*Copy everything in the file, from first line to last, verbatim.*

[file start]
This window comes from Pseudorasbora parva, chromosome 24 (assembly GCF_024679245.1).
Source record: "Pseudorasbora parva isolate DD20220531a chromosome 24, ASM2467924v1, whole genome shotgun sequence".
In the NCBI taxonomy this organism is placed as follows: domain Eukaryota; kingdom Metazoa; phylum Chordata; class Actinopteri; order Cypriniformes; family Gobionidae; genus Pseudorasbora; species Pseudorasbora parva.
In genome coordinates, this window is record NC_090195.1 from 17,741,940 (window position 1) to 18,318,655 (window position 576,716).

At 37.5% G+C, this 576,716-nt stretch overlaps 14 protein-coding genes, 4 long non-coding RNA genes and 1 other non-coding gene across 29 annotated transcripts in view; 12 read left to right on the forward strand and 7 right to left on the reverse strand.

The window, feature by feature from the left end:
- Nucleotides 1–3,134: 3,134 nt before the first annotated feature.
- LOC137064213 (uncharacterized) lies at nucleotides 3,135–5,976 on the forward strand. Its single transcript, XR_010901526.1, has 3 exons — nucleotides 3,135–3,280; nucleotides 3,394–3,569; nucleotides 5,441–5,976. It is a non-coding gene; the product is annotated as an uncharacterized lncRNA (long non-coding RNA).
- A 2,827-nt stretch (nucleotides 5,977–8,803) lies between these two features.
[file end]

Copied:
This window comes from Pseudorasbora parva, chromosome 24 (assembly GCF_024679245.1).
Source record: "Pseudorasbora parva isolate DD20220531a chromosome 24, ASM2467924v1, whole genome shotgun sequence".
In the NCBI taxonomy this organism is placed as follows: domain Eukaryota; kingdom Metazoa; phylum Chordata; class Actinopteri; order Cypriniformes; family Gobionidae; genus Pseudorasbora; species Pseudorasbora parva.
In genome coordinates, this window is record NC_090195.1 from 17,741,940 (window position 1) to 18,318,655 (window position 576,716).

At 37.5% G+C, this 576,716-nt stretch overlaps 14 protein-coding genes, 4 long non-coding RNA genes and 1 other non-coding gene across 29 annotated transcripts in view; 12 read left to right on the forward strand and 7 right to left on the reverse strand.

The window, feature by feature from the left end:
- Nucleotides 1–3,134: 3,134 nt before the first annotated feature.
- LOC137064213 (uncharacterized) lies at nucleotides 3,135–5,976 on the forward strand. Its single transcript, XR_010901526.1, has 3 exons — nucleotides 3,135–3,280; nucleotides 3,394–3,569; nucleotides 5,441–5,976. It is a non-coding gene; the product is annotated as an uncharacterized lncRNA (long non-coding RNA).
- A 2,827-nt stretch (nucleotides 5,977–8,803) lies between these two features.